As the inclusion criteria, treatment and study protocols, and histological analyses were identical in the eight patients of the open pilot study,16 the 10 patients of the double blind placebo controlled study (study population I), and an additional two patients included in a compassionate use programme, we reanalysed the histopathological data of this cohort of 20 spondyloarthropathy patients (10 with ankylosing spondylitis, eight with psoriatic arthritis, and two with undifferentiated spondyloarthropathy) treated for 12 weeks with infliximab (5 mg/kg at week 0, 2, and 6). Demographic data for study population II are summarised in table 1
Synovial biopsies were obtained at baseline and week 12 by needle arthroscopy of the knee, as described previously.17 Sixteen synovial biopsies were obtained in each patient. Joint lavage was restricted to a minimum (<150 ml) and no intra-articular steroids were injected. Synovial biopsies were fixed, stained, and scored, as extensively described.14,18,19 Briefly, in each patient eight paraffin embedded biopsies were stained with haematoxylin and eosin for histological analysis, including mean synovial lining layer thickness, vascularity of the sublining layer, infiltration of the sublining layer, and presence of lymphoid aggregates, plasma cells, and polymorphonuclear cells. The remaining eight biopsies were snap frozen and used for immunohistochemistry with the following monoclonal antibodies: anti-CD146 (endothelial cells, clone P1H12; Chemicon, Temecula, California, USA), anti-von Willebrand factor (anti-vWF) (endothelial cells, clone F8/86; Dako, Glostrup, Denmark), anti-αVβ3 (integrin expressed on endothelial cells, fibroblasts, osteoclasts…, clone 23C6; Pharmingen, San Diego, California, USA), anti-CD3 (T cells, clone UCHT1; Dako), anti-CD4 (T helper cells, clone MT310; Dako), anti-CD8 (T cytotoxic cells, clone DK25; Dako), anti-CD19 (B cells, clone HD37; Dako), anti-CD20 (B cells, clone L26; Dako), anti-CD38 (plasma cells, clone AT13/5; Dako), anti-CD138 (plasma cells, clone CBL455; Chemicon), anti-CD68 (pan-macrophage marker, clone PG-M1; Dako), anti-CD163 (mature macrophage marker, clone Ber-MAC3; Dako), anti-CD83 (dendritic cells, clone HB15A; Immunotech SA, Marseille, France), anti-CD1a (interdigitating dendritic cells, clone NA1/34; Dako), anti-E-selectin (CD62E, endothelial leucocyte adhesion molecule 1 mainly expressed on activated endothelial cells, clone 1.2B6; Dako), anti-ICAM-1 (CD54, intercellular adhesion molecule 1, clone 6.5B5; Dako), and anti-VCAM-1 (CD106, vascular cell adhesion molecule 1, clone 1.4C3; Dako). Parallel sections were incubated with irrelevant isotype and concentration matched monoclonal antibody as negative control.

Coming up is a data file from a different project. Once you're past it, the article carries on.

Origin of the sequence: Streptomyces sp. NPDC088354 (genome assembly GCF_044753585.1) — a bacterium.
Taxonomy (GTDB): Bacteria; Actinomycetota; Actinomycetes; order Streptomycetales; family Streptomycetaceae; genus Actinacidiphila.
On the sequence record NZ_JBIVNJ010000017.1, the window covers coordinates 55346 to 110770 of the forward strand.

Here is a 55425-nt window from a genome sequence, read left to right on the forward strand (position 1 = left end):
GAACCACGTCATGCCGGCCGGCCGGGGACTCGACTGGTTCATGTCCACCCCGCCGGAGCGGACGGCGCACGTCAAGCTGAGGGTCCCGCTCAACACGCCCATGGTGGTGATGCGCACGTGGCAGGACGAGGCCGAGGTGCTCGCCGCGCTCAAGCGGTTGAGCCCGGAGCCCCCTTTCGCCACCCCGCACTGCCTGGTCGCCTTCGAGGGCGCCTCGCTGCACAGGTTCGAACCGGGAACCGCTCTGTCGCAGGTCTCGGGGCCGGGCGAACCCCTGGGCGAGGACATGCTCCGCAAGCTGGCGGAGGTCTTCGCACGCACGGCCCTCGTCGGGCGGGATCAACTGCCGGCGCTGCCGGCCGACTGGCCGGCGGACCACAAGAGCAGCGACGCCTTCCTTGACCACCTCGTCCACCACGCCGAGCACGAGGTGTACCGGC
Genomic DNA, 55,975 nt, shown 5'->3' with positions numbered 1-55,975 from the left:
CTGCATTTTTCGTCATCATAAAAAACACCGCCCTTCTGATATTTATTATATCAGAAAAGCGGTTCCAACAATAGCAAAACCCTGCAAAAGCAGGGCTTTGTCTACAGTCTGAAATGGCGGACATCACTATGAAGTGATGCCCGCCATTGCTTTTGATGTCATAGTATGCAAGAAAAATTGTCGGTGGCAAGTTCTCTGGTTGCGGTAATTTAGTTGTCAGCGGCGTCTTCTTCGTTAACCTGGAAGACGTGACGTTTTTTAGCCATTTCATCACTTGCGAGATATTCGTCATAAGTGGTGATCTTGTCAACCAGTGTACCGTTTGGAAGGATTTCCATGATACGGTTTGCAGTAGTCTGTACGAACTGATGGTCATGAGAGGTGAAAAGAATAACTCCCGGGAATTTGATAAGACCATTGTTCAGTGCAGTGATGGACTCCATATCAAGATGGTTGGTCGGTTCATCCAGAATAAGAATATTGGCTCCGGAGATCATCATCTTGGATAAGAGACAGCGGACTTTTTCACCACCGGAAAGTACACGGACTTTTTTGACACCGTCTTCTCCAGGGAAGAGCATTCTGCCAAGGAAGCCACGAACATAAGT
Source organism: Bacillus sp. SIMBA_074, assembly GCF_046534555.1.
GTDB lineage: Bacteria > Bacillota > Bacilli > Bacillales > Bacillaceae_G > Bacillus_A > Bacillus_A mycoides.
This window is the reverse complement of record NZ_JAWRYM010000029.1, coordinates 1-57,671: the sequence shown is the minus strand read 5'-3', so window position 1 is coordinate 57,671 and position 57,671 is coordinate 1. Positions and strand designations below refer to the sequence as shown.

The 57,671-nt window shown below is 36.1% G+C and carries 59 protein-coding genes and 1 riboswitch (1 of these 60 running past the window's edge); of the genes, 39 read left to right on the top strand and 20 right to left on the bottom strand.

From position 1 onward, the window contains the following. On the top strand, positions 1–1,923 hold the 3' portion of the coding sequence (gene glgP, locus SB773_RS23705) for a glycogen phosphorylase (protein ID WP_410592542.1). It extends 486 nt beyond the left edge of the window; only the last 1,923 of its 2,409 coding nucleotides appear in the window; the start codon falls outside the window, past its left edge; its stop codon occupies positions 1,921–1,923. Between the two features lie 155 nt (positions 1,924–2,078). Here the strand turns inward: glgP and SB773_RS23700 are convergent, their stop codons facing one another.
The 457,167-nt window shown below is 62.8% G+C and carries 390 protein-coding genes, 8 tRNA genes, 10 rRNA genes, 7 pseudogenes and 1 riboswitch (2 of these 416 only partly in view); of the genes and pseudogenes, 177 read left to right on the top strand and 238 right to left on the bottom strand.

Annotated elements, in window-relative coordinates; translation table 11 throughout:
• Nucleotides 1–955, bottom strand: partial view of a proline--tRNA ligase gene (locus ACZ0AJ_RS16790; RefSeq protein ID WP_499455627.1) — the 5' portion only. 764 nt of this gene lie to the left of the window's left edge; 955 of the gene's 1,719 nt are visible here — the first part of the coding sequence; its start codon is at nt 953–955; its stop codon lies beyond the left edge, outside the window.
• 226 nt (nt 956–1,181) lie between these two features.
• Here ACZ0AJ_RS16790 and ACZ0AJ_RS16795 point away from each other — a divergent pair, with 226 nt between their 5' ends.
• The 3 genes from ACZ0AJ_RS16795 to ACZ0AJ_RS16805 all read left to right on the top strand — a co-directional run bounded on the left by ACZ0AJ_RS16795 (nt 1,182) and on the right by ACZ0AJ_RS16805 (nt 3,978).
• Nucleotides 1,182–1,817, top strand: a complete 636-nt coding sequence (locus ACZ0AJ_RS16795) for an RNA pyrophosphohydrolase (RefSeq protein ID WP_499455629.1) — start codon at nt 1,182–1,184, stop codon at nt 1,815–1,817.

Stained sections were coded and analysed by two independent observers, who were blinded for patient data, time of biopsy sampling (baseline or week 12), treatment schedule (infliximab or placebo), and patient code (sections were not scored by pair). The analysis included all areas of the biopsies and a global score was given for each variable, using a semiquantitative four point scale: 0 represented the lowest and 3 the highest level of expression. In case of discordant scores between the two observers, the mean of the two scores was used. As the number of positive cells per synovial section for CD83 and CD1a was too small to be scored semiquantitatively, this variable was scored as present or absent.
Scores obtained at week 12 were compared with baseline scores using the paired Wilcoxon signed rank test. Probability (p) values less than 0.05 were considered statistically significant. In order to minimise the type II error and thus avoid a reduction in sensitivity, the Bonferroni correction was not applied.
Evaluation of the clinical efficacy of anti-TNFα treatment in spondyloarthropathy in the 12 week, placebo controlled, double blind trial has been described extensively before, results demonstrating a highly significant improvement in global disease activity, inflammatory indices, and peripheral synovitis.1 As shown in table 2, the infliximab treated patients of cohort I selected for histological evaluation of peripheral synovitis behaved in a similar way to the global group with regard to the baseline values and response to treatment, with a clear improvement in global clinical indices as well as peripheral arthritis by week 12 compared with baseline. At baseline, clinical synovitis of the biopsied knee joint was present in all patients, whereas by week 12 only three of the 10 patients still had a swollen knee. The three placebo treated patients selected for histological evaluation behaved clinically in a similar way to the placebo cohort reported in the double blind, placebo controlled trial,1 with no clinical improvement at week 12 compared with baseline.
All 20 patients from study population II showed significant improvement on all clinical assessments of disease activity by week 12 compared with baseline (table 2).
Histological and immunohistochemical evaluation of study population I
The histological evaluation of study population I is summarised in table 3 and illustrated in figs 1 and 2.
Synovial lining layer thickness was increased (three to five cell layers) at baseline in seven of the 10 patients and was normal (one to two cell layers) in nine patients at week 12 (p = 0.015). Expression of αVβ3 in the lining layer was not altered (p = 0.516). A significant reduction in VCAM-1 expression (p = 0.034) was observed at week 12 compared with baseline, whereas the expression of ICAM-1 (p = 0.238) did not change. Although E-selectin was mainly expressed on endothelial cells, it was also detected in the lining layer. No significant change in E-selectin expression could be observed at week 12 compared with baseline (p = 0.180), although this might be because E-selectin expression in the lining at baseline was only observed in three of eight patients; by week 12 this number was reduced to one of eight. There was no alteration in CD163 expression in the lining layer (p = 0.864).